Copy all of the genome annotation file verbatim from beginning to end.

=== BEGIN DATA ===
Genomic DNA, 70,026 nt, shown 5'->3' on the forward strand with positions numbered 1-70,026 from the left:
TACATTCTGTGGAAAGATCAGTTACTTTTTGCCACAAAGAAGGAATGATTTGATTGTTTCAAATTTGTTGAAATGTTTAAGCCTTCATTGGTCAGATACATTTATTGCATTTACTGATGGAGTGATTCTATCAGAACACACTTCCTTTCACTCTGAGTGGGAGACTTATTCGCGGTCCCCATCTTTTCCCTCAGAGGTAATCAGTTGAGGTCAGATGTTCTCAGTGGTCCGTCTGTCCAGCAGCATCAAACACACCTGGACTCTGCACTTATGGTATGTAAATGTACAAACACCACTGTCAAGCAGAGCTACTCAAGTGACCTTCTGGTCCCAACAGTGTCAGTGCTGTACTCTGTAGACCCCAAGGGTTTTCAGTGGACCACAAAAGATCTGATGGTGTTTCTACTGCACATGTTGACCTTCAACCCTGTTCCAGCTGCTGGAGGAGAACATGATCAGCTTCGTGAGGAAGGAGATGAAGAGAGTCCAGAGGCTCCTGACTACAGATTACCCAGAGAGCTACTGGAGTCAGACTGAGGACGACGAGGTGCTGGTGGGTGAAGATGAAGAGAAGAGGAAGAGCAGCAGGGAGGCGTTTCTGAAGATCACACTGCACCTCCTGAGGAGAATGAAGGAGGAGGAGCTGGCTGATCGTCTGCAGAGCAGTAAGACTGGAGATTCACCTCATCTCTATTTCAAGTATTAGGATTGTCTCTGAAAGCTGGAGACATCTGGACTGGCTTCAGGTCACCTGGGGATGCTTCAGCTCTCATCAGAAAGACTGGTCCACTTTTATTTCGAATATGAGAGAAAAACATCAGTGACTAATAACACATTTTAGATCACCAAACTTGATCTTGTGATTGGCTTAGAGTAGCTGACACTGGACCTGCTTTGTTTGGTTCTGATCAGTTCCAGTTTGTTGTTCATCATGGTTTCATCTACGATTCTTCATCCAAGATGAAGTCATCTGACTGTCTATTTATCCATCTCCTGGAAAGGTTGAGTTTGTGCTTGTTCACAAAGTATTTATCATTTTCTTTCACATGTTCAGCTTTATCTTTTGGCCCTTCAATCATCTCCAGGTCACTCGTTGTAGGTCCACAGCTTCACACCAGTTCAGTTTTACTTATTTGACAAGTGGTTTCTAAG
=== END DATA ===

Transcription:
Genomic DNA, 70,026 nt, shown 5'->3' on the forward strand with positions numbered 1-70,026 from the left:
TACATTCTGTGGAAAGATCAGTTACTTTTTGCCACAAAGAAGGAATGATTTGATTGTTTCAAATTTGTTGAAATGTTTAAGCCTTCATTGGTCAGATACATTTATTGCATTTACTGATGGAGTGATTCTATCAGAACACACTTCCTTTCACTCTGAGTGGGAGACTTATTCGCGGTCCCCATCTTTTCCCTCAGAGGTAATCAGTTGAGGTCAGATGTTCTCAGTGGTCCGTCTGTCCAGCAGCATCAAACACACCTGGACTCTGCACTTATGGTATGTAAATGTACAAACACCACTGTCAAGCAGAGCTACTCAAGTGACCTTCTGGTCCCAACAGTGTCAGTGCTGTACTCTGTAGACCCCAAGGGTTTTCAGTGGACCACAAAAGATCTGATGGTGTTTCTACTGCACATGTTGACCTTCAACCCTGTTCCAGCTGCTGGAGGAGAACATGATCAGCTTCGTGAGGAAGGAGATGAAGAGAGTCCAGAGGCTCCTGACTACAGATTACCCAGAGAGCTACTGGAGTCAGACTGAGGACGACGAGGTGCTGGTGGGTGAAGATGAAGAGAAGAGGAAGAGCAGCAGGGAGGCGTTTCTGAAGATCACACTGCACCTCCTGAGGAGAATGAAGGAGGAGGAGCTGGCTGATCGTCTGCAGAGCAGTAAGACTGGAGATTCACCTCATCTCTATTTCAAGTATTAGGATTGTCTCTGAAAGCTGGAGACATCTGGACTGGCTTCAGGTCACCTGGGGATGCTTCAGCTCTCATCAGAAAGACTGGTCCACTTTTATTTCGAATATGAGAGAAAAACATCAGTGACTAATAACACATTTTAGATCACCAAACTTGATCTTGTGATTGGCTTAGAGTAGCTGACACTGGACCTGCTTTGTTTGGTTCTGATCAGTTCCAGTTTGTTGTTCATCATGGTTTCATCTACGATTCTTCATCCAAGATGAAGTCATCTGACTGTCTATTTATCCATCTCCTGGAAAGGTTGAGTTTGTGCTTGTTCACAAAGTATTTATCATTTTCTTTCACATGTTCAGCTTTATCTTTTGGCCCTTCAATCATCTCCAGGTCACTCGTTGTAGGTCCACAGCTTCACACCAGTTCAGTTTTACTTATTTGACAAGTGGTTTCTAAG